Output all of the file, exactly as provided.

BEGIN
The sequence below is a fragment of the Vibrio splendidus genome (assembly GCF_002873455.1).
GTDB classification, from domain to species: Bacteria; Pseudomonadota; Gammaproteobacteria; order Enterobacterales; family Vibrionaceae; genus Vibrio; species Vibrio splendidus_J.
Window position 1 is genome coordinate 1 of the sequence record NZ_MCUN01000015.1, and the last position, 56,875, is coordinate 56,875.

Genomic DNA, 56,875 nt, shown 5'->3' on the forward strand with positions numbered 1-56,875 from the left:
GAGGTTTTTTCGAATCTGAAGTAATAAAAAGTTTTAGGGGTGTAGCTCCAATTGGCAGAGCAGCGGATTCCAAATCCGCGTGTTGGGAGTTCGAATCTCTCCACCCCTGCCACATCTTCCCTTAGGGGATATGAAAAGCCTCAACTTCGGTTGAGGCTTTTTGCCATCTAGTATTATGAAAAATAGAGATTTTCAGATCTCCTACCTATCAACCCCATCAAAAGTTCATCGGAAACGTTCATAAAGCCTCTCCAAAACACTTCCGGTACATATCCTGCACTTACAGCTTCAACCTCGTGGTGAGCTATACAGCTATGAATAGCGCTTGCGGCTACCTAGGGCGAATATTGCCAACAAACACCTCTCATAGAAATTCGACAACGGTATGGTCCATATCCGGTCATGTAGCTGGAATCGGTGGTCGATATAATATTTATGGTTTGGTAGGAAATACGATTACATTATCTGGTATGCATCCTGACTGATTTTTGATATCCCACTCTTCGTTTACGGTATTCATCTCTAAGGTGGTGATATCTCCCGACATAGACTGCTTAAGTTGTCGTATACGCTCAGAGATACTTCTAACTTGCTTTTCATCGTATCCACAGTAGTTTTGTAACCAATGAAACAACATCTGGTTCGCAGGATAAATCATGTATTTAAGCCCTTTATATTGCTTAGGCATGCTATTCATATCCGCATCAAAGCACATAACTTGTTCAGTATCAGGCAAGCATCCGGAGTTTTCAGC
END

The sequence below is a fragment of the Vibrio splendidus genome (assembly GCF_002873455.1).
GTDB classification, from domain to species: Bacteria; Pseudomonadota; Gammaproteobacteria; order Enterobacterales; family Vibrionaceae; genus Vibrio; species Vibrio splendidus_J.
Window position 1 is genome coordinate 1 of the sequence record NZ_MCUN01000015.1, and the last position, 56,875, is coordinate 56,875.

Genomic DNA, 56,875 nt, shown 5'->3' on the forward strand with positions numbered 1-56,875 from the left:
GAGGTTTTTTCGAATCTGAAGTAATAAAAAGTTTTAGGGGTGTAGCTCCAATTGGCAGAGCAGCGGATTCCAAATCCGCGTGTTGGGAGTTCGAATCTCTCCACCCCTGCCACATCTTCCCTTAGGGGATATGAAAAGCCTCAACTTCGGTTGAGGCTTTTTGCCATCTAGTATTATGAAAAATAGAGATTTTCAGATCTCCTACCTATCAACCCCATCAAAAGTTCATCGGAAACGTTCATAAAGCCTCTCCAAAACACTTCCGGTACATATCCTGCACTTACAGCTTCAACCTCGTGGTGAGCTATACAGCTATGAATAGCGCTTGCGGCTACCTAGGGCGAATATTGCCAACAAACACCTCTCATAGAAATTCGACAACGGTATGGTCCATATCCGGTCATGTAGCTGGAATCGGTGGTCGATATAATATTTATGGTTTGGTAGGAAATACGATTACATTATCTGGTATGCATCCTGACTGATTTTTGATATCCCACTCTTCGTTTACGGTATTCATCTCTAAGGTGGTGATATCTCCCGACATAGACTGCTTAAGTTGTCGTATACGCTCAGAGATACTTCTAACTTGCTTTTCATCGTATCCACAGTAGTTTTGTAACCAATGAAACAACATCTGGTTCGCAGGATAAATCATGTATTTAAGCCCTTTATATTGCTTAGGCATGCTATTCATATCCGCATCAAAGCACATAACTTGTTCAGTATCAGGCAAGCATCCGGAGTTTTCAGC